The public’s perception of their drinking water plays an important role in having a successful water system. Often times it only takes a few negative comments from a few individuals to turn the public’s opinion towards the negative. This is why it is so important for a water system to control these perceptions by having open communication with their customers. The SW EFC helps Tribal PWSs control this dialogue by assisting in the development of public education materials. Previous materials that were developed included why we add chlorine to the water and the importance of disinfection, the costs of providing safe drinking water and why it isn’t free as well as other drinking water educational campaigns for Tribal members and leadership.

Voluntary pre-Construction Plan Review

The SW EFC works with the EPA Region 6 Drinking Water Section to offer a voluntary pre-construction plan review for any proposed new facilities or renovations of existing ones. The plan review is not from an engineering perspective but rather examines the proposed facilities from an operations & maintenance perspective and looks for designs that when constructed might constitute a significant deficiency that could impact the water systems’ ability to provide safe drinking water. After construction these potential deficiencies would be identified during the sanitary survey process and would have to be fixed at that time.

Beyond Compliance

While maintaining compliance with the SDWA is an important part of public health protection, it can also be viewed as doing the minimum that is required. For those systems that want to do more than the minimum, the SW EFC offers assistance with water system optimization. This is typically done through an initial Comprehensive Performance Evaluation (CPE) that identifies the current status of the water system, followed by optimization activities that target areas identified during the CPE. Optimization activities allow systems to set a variety of goals that go beyond compliance to protect public health.



If you questions about the program or would like to request assistance please contact
or

Tribal water operators are essential in providing safe drinking water and protecting the public health of the Tribal communities they serve. The goal of the EPA Region 6 Tribal Operator Certification Program is to increase operator competency and to assist Tribal operators in achieving certification. The Program offers an opportunity for Tribal drinking water operators to attend training specifically developed for Tribes and to work towards certification.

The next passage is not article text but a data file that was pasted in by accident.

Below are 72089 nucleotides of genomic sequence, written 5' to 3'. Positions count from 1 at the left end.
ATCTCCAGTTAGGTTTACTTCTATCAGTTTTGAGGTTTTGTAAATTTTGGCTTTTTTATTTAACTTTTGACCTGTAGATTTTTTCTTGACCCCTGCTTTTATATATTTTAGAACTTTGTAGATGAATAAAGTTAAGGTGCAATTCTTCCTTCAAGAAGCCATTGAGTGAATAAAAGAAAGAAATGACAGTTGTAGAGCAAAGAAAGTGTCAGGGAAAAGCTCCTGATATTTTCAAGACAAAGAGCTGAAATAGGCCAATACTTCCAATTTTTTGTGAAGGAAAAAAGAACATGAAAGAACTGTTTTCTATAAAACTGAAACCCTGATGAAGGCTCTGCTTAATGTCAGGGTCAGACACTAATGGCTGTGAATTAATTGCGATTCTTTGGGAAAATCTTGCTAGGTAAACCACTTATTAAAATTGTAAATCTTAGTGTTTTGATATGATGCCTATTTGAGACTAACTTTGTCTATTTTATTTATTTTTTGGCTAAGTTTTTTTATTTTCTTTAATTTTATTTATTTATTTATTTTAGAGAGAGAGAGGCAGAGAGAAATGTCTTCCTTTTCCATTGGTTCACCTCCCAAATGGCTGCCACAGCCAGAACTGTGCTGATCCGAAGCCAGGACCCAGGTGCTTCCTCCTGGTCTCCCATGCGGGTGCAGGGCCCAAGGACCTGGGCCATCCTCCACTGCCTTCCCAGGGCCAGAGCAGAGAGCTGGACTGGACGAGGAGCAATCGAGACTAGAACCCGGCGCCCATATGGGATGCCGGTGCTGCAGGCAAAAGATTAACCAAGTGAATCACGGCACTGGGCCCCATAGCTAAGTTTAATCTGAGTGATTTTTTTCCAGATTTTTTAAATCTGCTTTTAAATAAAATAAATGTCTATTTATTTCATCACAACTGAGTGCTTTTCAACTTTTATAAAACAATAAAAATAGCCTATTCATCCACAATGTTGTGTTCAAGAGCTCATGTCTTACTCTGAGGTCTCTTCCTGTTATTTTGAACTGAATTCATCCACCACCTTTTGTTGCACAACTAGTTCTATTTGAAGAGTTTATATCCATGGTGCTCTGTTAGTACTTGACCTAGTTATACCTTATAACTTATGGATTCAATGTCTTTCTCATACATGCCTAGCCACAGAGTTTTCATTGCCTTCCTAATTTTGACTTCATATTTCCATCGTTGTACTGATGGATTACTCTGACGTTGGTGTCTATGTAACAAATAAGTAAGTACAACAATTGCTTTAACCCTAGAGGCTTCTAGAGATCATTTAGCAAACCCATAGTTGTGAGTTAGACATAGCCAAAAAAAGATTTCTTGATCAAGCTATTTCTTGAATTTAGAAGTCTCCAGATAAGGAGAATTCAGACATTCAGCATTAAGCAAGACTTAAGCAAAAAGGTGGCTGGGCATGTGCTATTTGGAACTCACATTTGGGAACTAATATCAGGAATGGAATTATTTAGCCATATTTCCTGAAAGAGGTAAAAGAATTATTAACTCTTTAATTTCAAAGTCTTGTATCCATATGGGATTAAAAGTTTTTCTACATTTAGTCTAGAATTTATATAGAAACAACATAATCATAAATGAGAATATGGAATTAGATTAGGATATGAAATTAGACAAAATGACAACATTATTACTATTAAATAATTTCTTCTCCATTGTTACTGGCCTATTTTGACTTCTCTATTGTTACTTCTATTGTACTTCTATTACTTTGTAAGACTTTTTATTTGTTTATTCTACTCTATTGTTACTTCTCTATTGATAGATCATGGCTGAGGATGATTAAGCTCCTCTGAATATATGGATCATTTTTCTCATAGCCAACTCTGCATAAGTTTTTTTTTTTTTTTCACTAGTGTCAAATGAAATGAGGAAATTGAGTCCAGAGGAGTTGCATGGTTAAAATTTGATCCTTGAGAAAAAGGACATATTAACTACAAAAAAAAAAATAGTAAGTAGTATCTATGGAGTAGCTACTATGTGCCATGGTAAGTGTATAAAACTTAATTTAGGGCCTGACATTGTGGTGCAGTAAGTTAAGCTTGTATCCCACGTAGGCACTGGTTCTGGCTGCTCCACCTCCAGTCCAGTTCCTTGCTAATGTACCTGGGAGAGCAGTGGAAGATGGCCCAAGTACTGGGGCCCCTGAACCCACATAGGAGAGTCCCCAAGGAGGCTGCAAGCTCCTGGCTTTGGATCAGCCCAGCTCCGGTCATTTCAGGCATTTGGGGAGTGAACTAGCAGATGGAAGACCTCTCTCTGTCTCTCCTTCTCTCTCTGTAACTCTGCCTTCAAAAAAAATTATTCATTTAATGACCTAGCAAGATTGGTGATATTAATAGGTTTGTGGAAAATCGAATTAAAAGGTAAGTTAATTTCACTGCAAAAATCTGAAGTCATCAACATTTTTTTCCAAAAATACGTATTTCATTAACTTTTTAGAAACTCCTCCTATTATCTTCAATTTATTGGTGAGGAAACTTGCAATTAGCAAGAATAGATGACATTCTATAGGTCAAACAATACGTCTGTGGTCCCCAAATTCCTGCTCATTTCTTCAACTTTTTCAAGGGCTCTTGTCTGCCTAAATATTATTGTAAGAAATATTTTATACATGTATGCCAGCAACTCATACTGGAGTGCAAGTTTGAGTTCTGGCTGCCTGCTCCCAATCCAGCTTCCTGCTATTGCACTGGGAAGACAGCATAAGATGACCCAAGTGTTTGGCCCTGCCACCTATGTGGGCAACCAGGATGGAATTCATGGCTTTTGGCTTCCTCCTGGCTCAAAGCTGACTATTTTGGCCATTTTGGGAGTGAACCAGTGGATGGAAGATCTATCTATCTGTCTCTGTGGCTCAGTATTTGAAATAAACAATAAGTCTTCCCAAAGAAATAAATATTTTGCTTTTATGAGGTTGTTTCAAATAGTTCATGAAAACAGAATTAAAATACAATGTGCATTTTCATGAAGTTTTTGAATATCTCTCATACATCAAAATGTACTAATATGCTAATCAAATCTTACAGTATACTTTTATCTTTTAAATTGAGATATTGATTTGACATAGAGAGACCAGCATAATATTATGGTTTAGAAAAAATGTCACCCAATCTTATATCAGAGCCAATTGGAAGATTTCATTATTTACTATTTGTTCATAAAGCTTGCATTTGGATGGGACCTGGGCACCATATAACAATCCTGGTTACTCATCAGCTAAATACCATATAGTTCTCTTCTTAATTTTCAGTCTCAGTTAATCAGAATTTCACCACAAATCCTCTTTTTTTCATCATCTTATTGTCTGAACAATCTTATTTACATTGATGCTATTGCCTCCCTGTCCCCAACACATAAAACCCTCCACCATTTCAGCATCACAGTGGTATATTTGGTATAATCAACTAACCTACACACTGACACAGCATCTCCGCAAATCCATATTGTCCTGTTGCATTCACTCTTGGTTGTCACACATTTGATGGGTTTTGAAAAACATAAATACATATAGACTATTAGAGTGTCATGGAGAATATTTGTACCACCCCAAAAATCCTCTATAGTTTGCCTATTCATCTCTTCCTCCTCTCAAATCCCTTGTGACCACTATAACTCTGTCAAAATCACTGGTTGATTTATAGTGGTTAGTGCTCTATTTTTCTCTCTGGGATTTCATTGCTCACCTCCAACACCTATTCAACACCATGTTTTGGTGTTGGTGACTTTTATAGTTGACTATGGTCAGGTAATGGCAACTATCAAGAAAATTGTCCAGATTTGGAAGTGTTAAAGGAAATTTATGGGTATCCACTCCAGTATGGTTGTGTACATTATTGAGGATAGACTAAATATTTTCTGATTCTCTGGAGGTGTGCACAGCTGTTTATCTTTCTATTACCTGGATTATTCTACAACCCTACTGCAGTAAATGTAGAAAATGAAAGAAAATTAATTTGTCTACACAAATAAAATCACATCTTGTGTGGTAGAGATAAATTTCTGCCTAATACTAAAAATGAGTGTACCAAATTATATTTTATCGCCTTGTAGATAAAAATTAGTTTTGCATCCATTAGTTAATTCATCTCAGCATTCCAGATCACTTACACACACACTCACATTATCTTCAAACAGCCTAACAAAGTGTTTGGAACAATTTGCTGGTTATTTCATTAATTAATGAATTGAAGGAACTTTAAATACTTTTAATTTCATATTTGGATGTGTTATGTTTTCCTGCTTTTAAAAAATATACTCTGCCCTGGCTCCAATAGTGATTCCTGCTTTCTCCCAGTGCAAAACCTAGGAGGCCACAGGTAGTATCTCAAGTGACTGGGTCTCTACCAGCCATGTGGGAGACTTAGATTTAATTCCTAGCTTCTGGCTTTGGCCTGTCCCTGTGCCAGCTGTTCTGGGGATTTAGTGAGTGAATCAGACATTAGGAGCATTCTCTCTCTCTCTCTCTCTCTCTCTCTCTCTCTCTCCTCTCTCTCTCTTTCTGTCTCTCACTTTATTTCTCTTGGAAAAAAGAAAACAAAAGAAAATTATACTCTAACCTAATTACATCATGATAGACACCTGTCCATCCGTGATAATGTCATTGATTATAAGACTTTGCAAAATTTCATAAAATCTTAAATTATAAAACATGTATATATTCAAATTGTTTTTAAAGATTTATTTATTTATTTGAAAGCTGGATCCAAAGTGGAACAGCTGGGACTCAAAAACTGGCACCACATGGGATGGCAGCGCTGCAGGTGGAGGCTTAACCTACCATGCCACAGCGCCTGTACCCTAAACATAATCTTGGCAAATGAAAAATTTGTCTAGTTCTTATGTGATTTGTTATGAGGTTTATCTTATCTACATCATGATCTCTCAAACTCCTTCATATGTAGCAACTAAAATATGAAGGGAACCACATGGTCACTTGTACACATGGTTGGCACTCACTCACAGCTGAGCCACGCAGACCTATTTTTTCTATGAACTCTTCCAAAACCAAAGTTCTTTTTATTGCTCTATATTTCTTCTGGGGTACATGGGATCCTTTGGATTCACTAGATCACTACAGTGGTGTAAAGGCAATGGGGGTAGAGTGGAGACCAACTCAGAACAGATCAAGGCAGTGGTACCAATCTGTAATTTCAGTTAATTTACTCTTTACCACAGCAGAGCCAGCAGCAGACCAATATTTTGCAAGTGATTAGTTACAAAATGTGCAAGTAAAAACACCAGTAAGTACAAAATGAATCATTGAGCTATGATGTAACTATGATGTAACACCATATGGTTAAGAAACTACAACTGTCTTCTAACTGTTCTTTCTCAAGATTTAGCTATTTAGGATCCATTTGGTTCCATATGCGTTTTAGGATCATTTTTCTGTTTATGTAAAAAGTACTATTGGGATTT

As members of the Association of Boards Certification (ABC) for over 15 years, we are pleased to offer:

  • Both paper based testing and computer based testing
  • Quarterly and as requested EPA Region 6 operator certification exams
  • Tribal Utility Advisory Committee (TUAC) meetings
  • Reciprocity for Tribal water operators certified by other entities
  • Continuing Education Units (CEU's) for SW EFC trainings
  • Trainings in test-taking and basic math skills
  • Countrywide testing at AMP testing centers

EPA Region 6 Tribal Operator Certification Program
Requirements for Certification for Water Distribution and Treatment testing

Level Work Experience Education Continuing Education Hours
1 1 year of operating experience. (Education cannot be substituted for experience.) High school diploma or GED 10 hours
2 2 years of operating experience. (Post high school education or approved training may be substituted for up to 6 months of experience) High school diploma or GED 30 hours
3 5 years of operating experience. (Post high school education or approved training may be substituted for up to 1½ years of experience) High school diploma or GED & 1 year of post high school education or the equivalent in approved training 50 hours
4 6 years of operating experience, of which at least 1½ years must have occurred after obtaining a Level 3 Certificate. (Post high school education or approved training may be substituted for up to 4 years of experience.) High school diploma or GED & 2 years of post high school education or the equivalent in approved training 80 hours

For more information, email Rose Afandi: . Download and complete the below application forms and return the required documentation to the below address 2 weeks before the expected testing date:

Operator Certification Program
SWEFC/Civil Engineering Department
MSC01 1070, 1 University of New Mexico
Albuquerque, NM 87131

Water Operator Certification Resources

Training Approach

The SW EFC provides training on a variety of water system related topics. Training may be conducted one-on-one or in a group setting. A typical training includes a mix of PowerPoint presentations, demonstrations, hands-on activities, educational games and field exercises when appropriate. All classes are approved for Continuing Education Units (CEUs) both with the State and EPA Region 6 drinking water operator certification programs, as appropriate, and are designed to increase Tribal operator competency, as well as to increase the number of certified operators.



Trainings Offered

(Click for Current Trainings)

Basic Math & Water Math: When it comes to math, that old saying is true. You either use it or you lose it. That’s why it’s so important to practice, practice, practice! This half-day to full day training is tailored to the needs of each individual participant and can include breakout sessions for those interested in a more thorough basic math review and those interested in doing math associated with treatment processes and other more complex operations.

Chlorine Disinfection Workshop: This day long workshop provides both managers and operators with a better understanding of chlorine disinfection and disinfection system operations and maintenance (O & M) practices. Topics include: chlorine disinfection basics, chlorine safety, daily O & M practices, chlorine residual monitoring and disinfection math. In addition, chlorine disinfection is discussed as it relates to the Safe Drinking Water Act, sanitary surveys, and operator certification. The training includes hands-on activities with chlorine test kits and chemical feed pumps to enable water system personnel in becoming more comfortable with monitoring and controlling the disinfection process.